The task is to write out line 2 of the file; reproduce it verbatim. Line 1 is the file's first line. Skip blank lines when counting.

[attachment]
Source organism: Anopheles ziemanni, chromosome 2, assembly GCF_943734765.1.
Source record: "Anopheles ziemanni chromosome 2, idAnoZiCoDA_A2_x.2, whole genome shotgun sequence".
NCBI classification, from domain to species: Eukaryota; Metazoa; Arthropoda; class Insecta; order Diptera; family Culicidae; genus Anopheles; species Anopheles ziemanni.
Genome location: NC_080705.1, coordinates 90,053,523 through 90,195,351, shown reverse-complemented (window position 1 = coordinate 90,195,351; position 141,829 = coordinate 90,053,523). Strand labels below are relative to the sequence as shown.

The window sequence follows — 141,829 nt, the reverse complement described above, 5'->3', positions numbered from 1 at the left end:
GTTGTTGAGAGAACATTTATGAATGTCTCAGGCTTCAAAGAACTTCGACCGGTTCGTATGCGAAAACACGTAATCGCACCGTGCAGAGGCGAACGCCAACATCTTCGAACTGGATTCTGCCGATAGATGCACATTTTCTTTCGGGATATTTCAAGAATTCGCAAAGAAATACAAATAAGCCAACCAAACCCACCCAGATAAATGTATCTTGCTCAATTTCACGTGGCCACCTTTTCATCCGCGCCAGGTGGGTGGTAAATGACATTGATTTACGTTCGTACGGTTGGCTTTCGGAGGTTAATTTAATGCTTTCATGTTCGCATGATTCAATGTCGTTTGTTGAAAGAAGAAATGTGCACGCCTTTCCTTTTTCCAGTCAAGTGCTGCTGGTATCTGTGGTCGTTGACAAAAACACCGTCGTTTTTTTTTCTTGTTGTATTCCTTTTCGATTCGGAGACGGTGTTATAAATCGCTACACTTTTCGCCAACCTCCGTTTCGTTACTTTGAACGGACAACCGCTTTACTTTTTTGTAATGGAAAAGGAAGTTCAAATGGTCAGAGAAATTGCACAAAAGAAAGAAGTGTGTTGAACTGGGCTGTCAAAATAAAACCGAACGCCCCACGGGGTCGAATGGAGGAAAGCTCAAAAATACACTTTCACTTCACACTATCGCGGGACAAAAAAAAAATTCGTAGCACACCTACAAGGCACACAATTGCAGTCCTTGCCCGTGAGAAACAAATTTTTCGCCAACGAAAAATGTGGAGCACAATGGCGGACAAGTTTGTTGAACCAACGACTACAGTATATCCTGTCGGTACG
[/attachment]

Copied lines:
Source record: "Anopheles ziemanni chromosome 2, idAnoZiCoDA_A2_x.2, whole genome shotgun sequence".